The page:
JACKSON, Wyo. — On Aug. 27, 1923, Eleanor Davis, the Director of Physical Education for Women at Colorado College, did something no woman before her had ever done: she stood atop the Grand Teton.

One hundred years later, The Teton Climbers’ Coalition is marking Davis’ accomplishment with a year-long celebration of women in the mountains. The centennial kicks off on Friday, Jan. 13, with AlpinFilm, a two-day film festival at the 300-seat Jackson Hole Playhouse that celebrates Jackson Hole’s legacy of mountaineering

In keeping with the centenary celebration, the program will begin with “Moving Mountains: A Panel Discussion on Women in the Tetons,” which will be held on Friday, January 13 from 5-6 p.m. Doors open for the free, public discussion at 4:30 p.m.

Following the panel, AlpinFilm will begin at 7 p.m. with a mix of short, medium and feature-length films.


On Saturday, doors will open at 6 p.m. for a pre-party at the Playhouse Saloon; films begin at 7.

Presented by Teton Mountaineering, AlpinFilm will feature a total of eleven films, all of which were selected with the Teton community in mind. 

“From homegrown adventures to international expeditions, the Tetons have inspired climbers and ski mountaineers to push physical, mental and spiritual boundaries for more than a century,” said festival organizers. “That legacy informed the selection of our films.”  

Tickets for the festival, which is serving as a fundraiser for the TCC, may be purchased here, are $25 for one night or $40 for both nights. Virtual passes are available for $20 for one night and $30 for both nights.  

Friday’s panel discussion will feature Exum’s first female guide, Catherine Cullinane; Exum guide and TCC board member Morgan McGlashon, the youngest woman to ski the Grand Teton; and Madison Rose Ostergren, a professional skier and star of the film “Fuel.” The panel will be moderated by TCC board member Sheila Walsh Reddy.

Following the discussion, Madison Rose Ostergren will open the festival with a presentation of Fuel, which she created with filmmaker Iz La Motte. The film follows the local skier as she learns to embrace her own personality in a world that often pushes individuals to fit into specific boxes.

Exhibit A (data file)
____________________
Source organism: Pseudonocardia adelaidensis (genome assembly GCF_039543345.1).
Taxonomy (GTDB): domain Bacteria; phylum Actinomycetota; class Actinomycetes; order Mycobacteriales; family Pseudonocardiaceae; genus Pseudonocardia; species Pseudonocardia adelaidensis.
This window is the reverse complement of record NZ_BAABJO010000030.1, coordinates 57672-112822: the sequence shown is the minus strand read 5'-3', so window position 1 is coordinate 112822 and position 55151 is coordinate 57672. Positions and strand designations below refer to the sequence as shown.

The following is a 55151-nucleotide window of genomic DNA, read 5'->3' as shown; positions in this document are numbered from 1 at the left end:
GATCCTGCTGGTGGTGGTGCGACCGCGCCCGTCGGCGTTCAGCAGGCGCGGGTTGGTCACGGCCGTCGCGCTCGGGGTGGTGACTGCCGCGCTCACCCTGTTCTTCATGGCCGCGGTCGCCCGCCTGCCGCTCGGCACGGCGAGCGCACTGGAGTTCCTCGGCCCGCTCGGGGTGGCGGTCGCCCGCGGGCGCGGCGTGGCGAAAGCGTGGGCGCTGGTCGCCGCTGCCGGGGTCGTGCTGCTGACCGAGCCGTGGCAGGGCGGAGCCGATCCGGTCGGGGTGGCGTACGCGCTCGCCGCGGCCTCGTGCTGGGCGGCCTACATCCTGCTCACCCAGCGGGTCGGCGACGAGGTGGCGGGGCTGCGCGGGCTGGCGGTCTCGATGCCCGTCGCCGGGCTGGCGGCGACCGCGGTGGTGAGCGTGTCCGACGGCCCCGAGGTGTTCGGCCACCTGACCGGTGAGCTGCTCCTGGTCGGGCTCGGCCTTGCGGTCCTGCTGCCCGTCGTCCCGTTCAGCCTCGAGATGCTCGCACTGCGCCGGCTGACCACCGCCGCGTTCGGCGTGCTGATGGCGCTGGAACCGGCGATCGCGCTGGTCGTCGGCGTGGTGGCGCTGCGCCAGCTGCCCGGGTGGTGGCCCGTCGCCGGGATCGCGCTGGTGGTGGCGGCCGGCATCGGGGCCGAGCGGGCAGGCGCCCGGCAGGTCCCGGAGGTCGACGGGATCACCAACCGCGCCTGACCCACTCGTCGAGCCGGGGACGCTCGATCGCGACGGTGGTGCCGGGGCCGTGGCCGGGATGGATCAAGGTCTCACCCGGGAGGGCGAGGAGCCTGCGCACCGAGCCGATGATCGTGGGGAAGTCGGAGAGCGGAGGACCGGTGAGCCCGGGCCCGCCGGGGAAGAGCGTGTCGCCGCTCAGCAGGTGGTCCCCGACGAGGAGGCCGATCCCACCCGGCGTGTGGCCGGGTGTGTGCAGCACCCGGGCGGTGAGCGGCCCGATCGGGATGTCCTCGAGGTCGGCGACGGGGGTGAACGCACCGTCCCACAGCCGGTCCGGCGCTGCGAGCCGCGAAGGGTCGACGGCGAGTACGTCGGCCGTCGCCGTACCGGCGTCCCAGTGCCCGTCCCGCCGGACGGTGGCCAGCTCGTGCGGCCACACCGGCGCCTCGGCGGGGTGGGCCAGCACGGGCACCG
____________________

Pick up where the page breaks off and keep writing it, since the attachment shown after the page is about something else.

Other films to be screened on the festival’s first night include Ben Tibbet’s The Traverse, which follows ski mountaineers Valentine Fabre and Hillary Gerardi as they attempt to become the first women to ski the Haute Route non-stop from Chamonix to Zermatt.

Directed by Jim Aikman, Annapurna ‘78 documents the American all-female expedition to the tenth-highest mountain in the world. Henna Taylor’s A Thousand Ways To Kiss The Ground offers a poignant, stirring and ultimately uplifting ensemble of voices from the American climbing community as they discuss the loss of loved ones to climbing. 

The film Clean Mountains, by Dutch filmmaker Geertjan Lassche, recounts the impact of the pandemic on a famous Sherpa community that decides to climb Mount Everest to clean the garbage left behind by others – thus restoring the holiness of the mountain and calming the gods.

A silent auction featuring more than $6,000 in items will allow audience members to bid on everything from climbing equipment to yoga passes, physical therapy sessions and a day of backcountry skiing with Exum guide Christian Santelices.

AlpinFilm’s second night of film includes similarly inspiring films. 

Presented in person by Tetonia residents Erik Boomer and Sarah McNair-Landry, A Baffin Vacation follows the pair on a bold, multi-sport, 45-day expedition through the remote landscape of Baffin Island as they learn to climb on a virgin big wall and kayak its outrageous, unexplored rivers.

This is Beth follows rock climber Beth Rodden, one of the most prolific athletes in climbing history, as her struggle with body image leads to a rediscovery of her love for her sport and herself. 

Presented virtually by Jean Dempsey, the second female climbing ranger in both Grand Teton National and the country, the short film Jean documents her remarkable journey from being one of the world’s best female rock climbers to lying paralyzed in a hospital bed, in a coma, with a massively fractured skull, and ultimately back to a fully realized life. 

The Cuddle is the hilariously inspirational story of legendary climbers Alex Honnold and Tommy Caldwell as they embark on a massive link-up of 17 alpine rock routes in Colorado’s Rocky Mountain National Park that pushes them to their limits—and into each others’ shivering arms.

Alastair Lee’s Climbing Blind tells the incredible story of blind climber Jesse Dufton and his no-sight onsight lead of the Old Man of Hoy, a sea stack on the west coast of Scotland’s Orcadian island of Hoy.

AlpinFilm is being presented by Teton Mountaineering and is made possible by the generous support of REI, Four Pines Physical Therapy, NeVille Asbell Real Estate, Spackmans and Associates, The Virginian, Jackson Hole Mountain Guides, Orange Theory, Snake River Brewing, and Great Northern Coffee Company. 

All proceeds from AlpinFilm and the silent auction will go to the non-profit TCC, which stewards, advocates and engages on behalf of Teton climbers.

“More than a showcase of adventurous acts, AlpinFilm explores the reasons we embark on our adventures in the first place,” said TCC board chair Christian Beckwith. “We’re excited to put together two inspiring nights of film for our community.”